your rights and responsibilities

renting, flatting, boarding? know the laws that protect you and your landlord.

If you live on your own, you’ll know there’s a lot to think about. Some days you can’t remember where your keys are – never mind the details of your tenancy!

Knowing your rights and responsibilities is the best way to build a good relationship with your landlord, and to protect yourself in case anything goes wrong.

what are rights and responsibilities?

Your rights are the laws that keep you safe when you’re renting. They’re there to make sure your home is a healthy place to live, and that your landlord treats you well.

Your responsibilities are things you need to do when you’re renting or boarding. They protect your landlord and your home.

know your arrangement

Your rights and responsibilities depend on your living arrangement. There are four main types of living arrangements in Aotearoa New Zealand:

  • Private boarder – someone who rents a room in the home of a friend, relative or homeowner who also lives in the same property.
  • Boarding house tenant – someone who rents a room or sleeping area of a room in a boarding house. Boarding houses have six or more tenants and shared communal areas eg lounge, bathrooms and laundry.
  • Tenant – someone who rents a whole property (like a house or flat) from a landlord.
  • Flatmate – someone who pays their rent to another tenant, rather than the landlord.

Still not sure? You can have a look at the difference between a tenant and a flatmate at Tenancy Services.

tenancy services: flatting

know your rights and responsibilities for private boarders

If you rent a room in the home of a friend or relative, you’re a private boarder.

New Zealand’s tenancy laws don’t apply to private boarders, but you still have some important rights and responsibilities:

  • You need to pay your board on time each week. This usually covers your room, power and meals. If you get youth payment or young parent payment, your board will be paid for you as part of money management.
  • Your landlord may set house rules, and it’s important that you follow them. It’s a good idea to ask your landlord to write the rules down, so that you both know what to expect.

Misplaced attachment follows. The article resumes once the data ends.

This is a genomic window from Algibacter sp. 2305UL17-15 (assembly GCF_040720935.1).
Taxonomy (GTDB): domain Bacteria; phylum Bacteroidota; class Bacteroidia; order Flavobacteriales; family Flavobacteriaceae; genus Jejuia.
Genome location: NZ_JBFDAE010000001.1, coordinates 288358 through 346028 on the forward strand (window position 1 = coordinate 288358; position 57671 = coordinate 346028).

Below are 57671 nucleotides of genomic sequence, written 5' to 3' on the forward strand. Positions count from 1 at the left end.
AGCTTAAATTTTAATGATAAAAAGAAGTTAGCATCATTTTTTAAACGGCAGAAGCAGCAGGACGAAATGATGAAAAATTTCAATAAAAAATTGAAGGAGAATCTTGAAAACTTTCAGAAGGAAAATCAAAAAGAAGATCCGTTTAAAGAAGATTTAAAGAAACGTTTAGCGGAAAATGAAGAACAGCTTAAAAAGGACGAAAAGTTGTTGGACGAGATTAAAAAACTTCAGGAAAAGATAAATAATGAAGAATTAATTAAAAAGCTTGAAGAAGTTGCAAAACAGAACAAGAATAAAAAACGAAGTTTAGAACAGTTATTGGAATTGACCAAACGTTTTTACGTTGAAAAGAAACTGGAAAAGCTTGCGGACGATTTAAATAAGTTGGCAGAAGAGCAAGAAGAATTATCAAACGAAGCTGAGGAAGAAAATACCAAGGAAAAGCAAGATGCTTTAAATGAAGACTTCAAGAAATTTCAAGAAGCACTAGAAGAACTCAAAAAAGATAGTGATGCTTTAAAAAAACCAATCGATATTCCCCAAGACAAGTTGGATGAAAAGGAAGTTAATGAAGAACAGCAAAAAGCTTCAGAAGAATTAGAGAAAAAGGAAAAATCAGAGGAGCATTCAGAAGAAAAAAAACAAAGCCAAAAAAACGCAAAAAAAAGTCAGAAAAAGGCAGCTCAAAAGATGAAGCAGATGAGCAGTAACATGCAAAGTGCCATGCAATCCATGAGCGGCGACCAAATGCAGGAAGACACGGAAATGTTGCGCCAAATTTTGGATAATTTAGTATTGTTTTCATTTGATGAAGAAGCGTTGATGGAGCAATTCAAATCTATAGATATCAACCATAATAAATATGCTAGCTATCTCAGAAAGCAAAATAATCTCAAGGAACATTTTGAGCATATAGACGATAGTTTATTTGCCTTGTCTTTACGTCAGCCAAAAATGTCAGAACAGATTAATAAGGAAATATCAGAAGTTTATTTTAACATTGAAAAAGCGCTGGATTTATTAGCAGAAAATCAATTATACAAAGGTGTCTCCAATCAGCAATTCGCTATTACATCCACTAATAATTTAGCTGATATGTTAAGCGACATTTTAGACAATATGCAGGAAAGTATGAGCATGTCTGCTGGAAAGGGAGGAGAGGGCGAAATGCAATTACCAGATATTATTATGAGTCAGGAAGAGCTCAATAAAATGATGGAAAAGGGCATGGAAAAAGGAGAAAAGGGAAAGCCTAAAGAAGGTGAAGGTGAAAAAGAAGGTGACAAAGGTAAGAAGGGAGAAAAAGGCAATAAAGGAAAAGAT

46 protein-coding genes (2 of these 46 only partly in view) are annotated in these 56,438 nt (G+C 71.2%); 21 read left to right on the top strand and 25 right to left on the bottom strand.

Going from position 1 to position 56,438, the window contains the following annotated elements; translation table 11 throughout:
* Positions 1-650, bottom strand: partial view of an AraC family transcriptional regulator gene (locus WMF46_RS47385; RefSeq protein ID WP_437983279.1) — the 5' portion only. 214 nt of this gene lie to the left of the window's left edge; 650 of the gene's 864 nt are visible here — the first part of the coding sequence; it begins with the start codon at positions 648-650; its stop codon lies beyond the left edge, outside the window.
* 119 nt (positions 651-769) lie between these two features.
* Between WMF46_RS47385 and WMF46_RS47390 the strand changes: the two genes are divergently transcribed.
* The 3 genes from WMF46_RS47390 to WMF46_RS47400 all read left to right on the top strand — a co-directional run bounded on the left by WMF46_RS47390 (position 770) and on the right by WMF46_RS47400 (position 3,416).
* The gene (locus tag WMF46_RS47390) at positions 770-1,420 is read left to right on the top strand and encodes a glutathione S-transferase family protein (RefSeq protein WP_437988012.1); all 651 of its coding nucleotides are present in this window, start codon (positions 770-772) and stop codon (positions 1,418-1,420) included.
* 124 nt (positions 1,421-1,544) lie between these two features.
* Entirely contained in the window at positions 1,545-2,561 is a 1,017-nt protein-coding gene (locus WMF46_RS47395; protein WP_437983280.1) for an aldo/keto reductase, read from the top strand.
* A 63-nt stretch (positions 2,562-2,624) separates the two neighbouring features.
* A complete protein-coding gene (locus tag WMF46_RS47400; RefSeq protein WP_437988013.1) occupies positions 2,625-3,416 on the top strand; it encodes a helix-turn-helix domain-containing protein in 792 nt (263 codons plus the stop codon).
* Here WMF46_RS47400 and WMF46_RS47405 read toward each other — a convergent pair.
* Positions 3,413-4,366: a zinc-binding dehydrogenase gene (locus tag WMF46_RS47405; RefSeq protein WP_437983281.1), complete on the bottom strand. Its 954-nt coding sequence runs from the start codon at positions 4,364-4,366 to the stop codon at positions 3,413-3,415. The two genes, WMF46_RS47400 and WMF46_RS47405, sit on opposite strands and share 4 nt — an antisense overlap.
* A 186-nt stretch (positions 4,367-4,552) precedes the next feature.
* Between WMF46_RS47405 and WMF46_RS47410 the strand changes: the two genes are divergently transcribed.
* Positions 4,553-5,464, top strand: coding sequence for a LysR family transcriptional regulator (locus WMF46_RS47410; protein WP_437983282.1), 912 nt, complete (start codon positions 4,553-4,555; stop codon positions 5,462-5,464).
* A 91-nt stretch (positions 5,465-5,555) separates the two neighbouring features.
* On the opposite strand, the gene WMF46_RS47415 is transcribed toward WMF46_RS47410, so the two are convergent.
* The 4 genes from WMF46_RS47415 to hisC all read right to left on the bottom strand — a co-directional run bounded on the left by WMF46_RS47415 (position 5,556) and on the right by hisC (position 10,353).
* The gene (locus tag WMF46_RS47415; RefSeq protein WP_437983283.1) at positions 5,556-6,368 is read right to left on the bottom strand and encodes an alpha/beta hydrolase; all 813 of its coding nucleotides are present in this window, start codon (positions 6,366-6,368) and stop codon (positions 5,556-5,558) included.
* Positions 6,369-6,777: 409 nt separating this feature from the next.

• You must be safe in your home. It’s never okay for anyone you live with to be violent or abusive. If you are being abused at home, you can get free advice from the domestic abuse charity Shine. If you’re enrolled in Youth Service, talk to your coach about the help you can get.


where to get help for domestic violence

know your rights and responsibilities for boarding house tenants

If you rent a bed or a room in a boarding house with five or more other people, you have some legal rights and responsibilities:

  • You need to pay your rent on time – usually each week.
  • Your landlord is responsible for keeping the shared spaces in your home, like the kitchen and bathroom, clean and in good condition.
  • Your landlord can set house rules, and you need to follow them. Breaking the rules may mean you get evicted.
  • Your landlord usually needs to give you 24 hours notice before they come into your room.
  • You are responsible for keeping your room clean and tidy. This is even more important if you share it with someone else.
  • You must receive a copy of the emergency evacuation procedures.

You can find more information on boarding house tenancies including your rights and responsibilities at Tenancy Services.

tenancy services: starting a boarding house tenancy

know your rights and responsibilities for tenants

If you rent a whole property on your own or with someone else, you have some important rights and responsibilities:

  • You are responsible for paying your rent on time, and for paying bills like electricity, water and gas.
  • Your landlord must maintain your home in a reasonable condition. This means that things like the electricity, water and locks need to work, and the building shouldn’t be damp or mouldy.
  • Your landlord must respect your privacy. Unless there’s an emergency, they can’t enter your home without letting you know first (usually, 24 hours before they want to come in).
  • You need to tell your landlord as soon as anything breaks or goes wrong. If you or any of your guests damage the property, it’s your responsibility to pay to get it fixed.
  • You need to keep your property clean and tidy. It doesn’t have to be spotless, but it must be clean enough that things don’t get damp, damaged or broken.

The Tenancy Services website has a full list of your rights and responsibilities and what to know when you start a tenancy.

tenancy services: your rights and responsibilities

tenancy services: information for new tenants

problems and disputes?

In any house or flat, it’s normal for things to go wrong. But when problems are hard or expensive to sort out, they can sometimes cause issues between tenants and landlords.

If you are a tenant or boarding house tenant and have a problem with your landlord, the best thing to do is to try and sort it out between you. This isn’t always possible, but if it is it’ll save you time, money and stress.

If you and your landlord have an issue you can’t sort out, you can get help from Tenancy Services. Please fill out the online form in the link below and share your concerns.

tenancy services: contact the compliance and investigations team

If you are a flatmate and have a problem with others also living in your flat, it is best to try resolve it between each other. If you cannot come to an agreement, you can make a claim to the Disputes Tribunal.

disputes tribunal: how to make a claim

If you’re under 25 and are unsure of your situation and need help, you can contact Youth Law for free advice.

youth law